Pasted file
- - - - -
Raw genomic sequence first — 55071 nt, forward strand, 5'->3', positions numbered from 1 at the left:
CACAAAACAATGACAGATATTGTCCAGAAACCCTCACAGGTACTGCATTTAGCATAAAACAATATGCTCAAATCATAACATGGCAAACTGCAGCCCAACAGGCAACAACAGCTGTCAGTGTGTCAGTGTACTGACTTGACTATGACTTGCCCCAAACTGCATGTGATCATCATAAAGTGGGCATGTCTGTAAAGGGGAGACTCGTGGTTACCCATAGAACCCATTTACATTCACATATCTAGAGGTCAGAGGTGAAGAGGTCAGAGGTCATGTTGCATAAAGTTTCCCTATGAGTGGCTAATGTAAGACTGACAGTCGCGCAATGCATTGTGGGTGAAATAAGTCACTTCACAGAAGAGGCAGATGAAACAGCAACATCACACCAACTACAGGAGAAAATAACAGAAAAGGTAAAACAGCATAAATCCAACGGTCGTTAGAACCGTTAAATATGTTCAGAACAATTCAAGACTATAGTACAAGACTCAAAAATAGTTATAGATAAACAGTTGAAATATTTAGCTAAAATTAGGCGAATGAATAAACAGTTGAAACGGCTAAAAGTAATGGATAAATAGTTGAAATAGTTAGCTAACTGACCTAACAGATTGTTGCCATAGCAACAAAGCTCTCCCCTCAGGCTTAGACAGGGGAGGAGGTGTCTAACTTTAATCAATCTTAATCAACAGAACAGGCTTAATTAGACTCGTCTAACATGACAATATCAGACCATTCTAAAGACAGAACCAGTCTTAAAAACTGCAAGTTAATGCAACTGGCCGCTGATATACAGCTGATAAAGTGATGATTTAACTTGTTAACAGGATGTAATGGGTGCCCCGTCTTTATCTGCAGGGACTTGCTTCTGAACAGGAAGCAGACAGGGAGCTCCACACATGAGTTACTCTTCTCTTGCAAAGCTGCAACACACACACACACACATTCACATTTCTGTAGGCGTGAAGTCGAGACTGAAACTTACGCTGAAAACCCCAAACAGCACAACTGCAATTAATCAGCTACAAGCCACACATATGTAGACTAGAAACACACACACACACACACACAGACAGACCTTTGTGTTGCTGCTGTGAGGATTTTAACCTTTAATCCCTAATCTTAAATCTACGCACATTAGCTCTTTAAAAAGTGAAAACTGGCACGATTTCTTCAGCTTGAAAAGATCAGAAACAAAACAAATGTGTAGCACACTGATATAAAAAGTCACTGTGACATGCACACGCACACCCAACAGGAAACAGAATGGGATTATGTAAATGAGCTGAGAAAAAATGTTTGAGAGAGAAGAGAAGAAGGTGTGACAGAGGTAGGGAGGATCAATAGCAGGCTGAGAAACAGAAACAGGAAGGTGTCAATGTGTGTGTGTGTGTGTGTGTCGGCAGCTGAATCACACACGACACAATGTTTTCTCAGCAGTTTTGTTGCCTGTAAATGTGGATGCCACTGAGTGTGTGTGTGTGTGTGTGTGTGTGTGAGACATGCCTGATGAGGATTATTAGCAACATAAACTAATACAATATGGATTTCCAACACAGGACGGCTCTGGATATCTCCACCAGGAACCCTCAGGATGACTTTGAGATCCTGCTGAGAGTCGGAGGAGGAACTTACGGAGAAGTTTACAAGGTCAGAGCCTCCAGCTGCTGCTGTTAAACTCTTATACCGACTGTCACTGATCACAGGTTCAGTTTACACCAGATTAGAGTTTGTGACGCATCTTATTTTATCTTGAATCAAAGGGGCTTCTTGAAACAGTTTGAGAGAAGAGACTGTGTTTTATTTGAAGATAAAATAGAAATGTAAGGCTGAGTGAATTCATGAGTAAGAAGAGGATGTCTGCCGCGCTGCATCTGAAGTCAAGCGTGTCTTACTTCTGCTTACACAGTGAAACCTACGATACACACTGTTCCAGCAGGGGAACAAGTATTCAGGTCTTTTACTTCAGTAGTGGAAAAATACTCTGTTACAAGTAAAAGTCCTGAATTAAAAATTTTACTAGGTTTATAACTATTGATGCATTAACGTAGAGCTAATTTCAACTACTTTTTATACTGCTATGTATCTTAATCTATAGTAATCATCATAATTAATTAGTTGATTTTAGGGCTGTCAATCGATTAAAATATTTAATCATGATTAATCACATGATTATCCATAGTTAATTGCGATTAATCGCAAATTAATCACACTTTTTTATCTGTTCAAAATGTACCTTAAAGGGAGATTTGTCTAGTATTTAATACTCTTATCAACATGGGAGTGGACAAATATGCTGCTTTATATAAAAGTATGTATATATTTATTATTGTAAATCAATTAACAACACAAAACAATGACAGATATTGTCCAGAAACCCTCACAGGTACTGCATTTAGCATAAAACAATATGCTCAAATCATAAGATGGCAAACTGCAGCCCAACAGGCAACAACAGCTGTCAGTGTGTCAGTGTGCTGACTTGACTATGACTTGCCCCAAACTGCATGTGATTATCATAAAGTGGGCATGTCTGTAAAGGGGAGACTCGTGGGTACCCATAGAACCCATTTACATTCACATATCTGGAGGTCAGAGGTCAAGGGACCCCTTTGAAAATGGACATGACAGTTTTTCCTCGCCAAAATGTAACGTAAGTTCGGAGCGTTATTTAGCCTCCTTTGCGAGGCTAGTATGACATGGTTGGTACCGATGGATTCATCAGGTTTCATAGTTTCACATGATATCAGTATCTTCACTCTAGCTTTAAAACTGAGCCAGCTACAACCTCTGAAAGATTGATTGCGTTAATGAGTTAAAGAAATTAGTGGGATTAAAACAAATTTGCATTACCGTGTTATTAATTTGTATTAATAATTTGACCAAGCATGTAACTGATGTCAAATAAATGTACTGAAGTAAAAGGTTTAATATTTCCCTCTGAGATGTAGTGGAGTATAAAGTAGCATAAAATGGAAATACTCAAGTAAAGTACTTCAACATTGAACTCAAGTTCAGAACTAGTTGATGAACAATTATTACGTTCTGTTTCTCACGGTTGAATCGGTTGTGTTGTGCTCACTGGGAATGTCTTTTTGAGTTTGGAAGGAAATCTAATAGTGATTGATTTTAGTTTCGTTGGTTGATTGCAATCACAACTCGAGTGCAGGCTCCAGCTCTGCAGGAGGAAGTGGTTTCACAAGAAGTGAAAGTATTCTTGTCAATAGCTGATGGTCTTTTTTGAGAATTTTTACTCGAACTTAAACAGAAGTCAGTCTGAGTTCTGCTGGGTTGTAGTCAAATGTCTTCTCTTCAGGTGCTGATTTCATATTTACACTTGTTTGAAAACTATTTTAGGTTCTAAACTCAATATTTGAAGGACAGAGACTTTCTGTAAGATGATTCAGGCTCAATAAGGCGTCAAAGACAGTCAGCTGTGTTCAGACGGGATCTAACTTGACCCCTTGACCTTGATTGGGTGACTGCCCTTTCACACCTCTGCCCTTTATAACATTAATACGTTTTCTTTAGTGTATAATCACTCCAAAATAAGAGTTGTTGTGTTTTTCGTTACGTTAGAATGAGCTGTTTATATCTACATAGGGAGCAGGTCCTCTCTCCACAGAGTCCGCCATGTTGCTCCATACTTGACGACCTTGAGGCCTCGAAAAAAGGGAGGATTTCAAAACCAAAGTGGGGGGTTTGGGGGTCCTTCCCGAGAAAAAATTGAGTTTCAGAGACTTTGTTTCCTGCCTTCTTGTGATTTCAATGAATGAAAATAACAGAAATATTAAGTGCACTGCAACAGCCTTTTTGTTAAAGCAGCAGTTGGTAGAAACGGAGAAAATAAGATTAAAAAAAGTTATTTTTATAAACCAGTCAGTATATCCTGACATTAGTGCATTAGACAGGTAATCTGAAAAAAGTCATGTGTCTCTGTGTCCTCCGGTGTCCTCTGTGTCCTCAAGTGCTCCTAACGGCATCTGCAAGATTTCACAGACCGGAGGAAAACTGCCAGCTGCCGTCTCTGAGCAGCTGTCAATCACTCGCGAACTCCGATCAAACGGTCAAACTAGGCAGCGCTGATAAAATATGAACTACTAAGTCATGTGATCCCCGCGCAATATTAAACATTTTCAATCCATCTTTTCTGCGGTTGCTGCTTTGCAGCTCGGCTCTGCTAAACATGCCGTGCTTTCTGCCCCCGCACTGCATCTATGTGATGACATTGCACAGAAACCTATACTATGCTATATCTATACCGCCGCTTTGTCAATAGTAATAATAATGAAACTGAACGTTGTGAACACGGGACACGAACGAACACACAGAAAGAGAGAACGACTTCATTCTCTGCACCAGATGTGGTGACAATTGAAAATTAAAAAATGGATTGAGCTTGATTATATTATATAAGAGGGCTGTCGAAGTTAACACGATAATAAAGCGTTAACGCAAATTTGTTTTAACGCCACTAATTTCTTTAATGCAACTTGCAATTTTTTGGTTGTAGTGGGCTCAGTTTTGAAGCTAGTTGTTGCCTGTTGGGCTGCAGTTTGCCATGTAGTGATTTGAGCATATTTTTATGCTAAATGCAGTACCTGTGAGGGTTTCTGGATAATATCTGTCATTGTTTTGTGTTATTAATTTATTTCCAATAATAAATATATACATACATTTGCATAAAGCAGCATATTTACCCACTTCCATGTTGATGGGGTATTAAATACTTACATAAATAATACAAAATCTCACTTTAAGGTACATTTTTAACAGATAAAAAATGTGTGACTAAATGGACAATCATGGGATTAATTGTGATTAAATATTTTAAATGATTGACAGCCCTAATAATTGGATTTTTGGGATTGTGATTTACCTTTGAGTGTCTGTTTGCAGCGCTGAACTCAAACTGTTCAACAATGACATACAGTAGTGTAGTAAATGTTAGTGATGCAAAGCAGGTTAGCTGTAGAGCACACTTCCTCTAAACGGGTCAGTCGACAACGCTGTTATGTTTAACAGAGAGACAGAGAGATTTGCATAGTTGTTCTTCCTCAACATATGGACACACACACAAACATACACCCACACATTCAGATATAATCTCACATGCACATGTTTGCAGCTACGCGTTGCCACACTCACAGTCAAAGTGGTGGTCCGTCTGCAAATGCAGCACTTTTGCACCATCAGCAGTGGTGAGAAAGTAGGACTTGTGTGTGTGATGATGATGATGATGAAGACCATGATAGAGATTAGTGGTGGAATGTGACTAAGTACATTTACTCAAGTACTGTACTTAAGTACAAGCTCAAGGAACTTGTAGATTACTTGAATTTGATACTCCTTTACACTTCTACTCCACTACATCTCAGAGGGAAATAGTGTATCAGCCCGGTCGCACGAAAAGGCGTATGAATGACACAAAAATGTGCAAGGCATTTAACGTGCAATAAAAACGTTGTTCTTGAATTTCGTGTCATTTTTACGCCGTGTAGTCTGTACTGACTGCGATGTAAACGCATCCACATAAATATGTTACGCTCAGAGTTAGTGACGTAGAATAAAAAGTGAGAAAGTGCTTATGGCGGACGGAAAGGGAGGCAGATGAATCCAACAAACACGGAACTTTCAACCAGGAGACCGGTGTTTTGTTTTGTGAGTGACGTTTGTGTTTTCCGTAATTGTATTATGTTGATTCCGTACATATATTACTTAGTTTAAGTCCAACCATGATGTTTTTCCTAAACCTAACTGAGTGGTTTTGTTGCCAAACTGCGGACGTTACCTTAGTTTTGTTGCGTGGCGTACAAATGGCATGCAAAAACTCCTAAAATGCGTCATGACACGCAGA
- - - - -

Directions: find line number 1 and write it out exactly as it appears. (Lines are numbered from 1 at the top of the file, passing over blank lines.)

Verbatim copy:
Raw genomic sequence first — 55071 nt, forward strand, 5'->3', positions numbered from 1 at the left: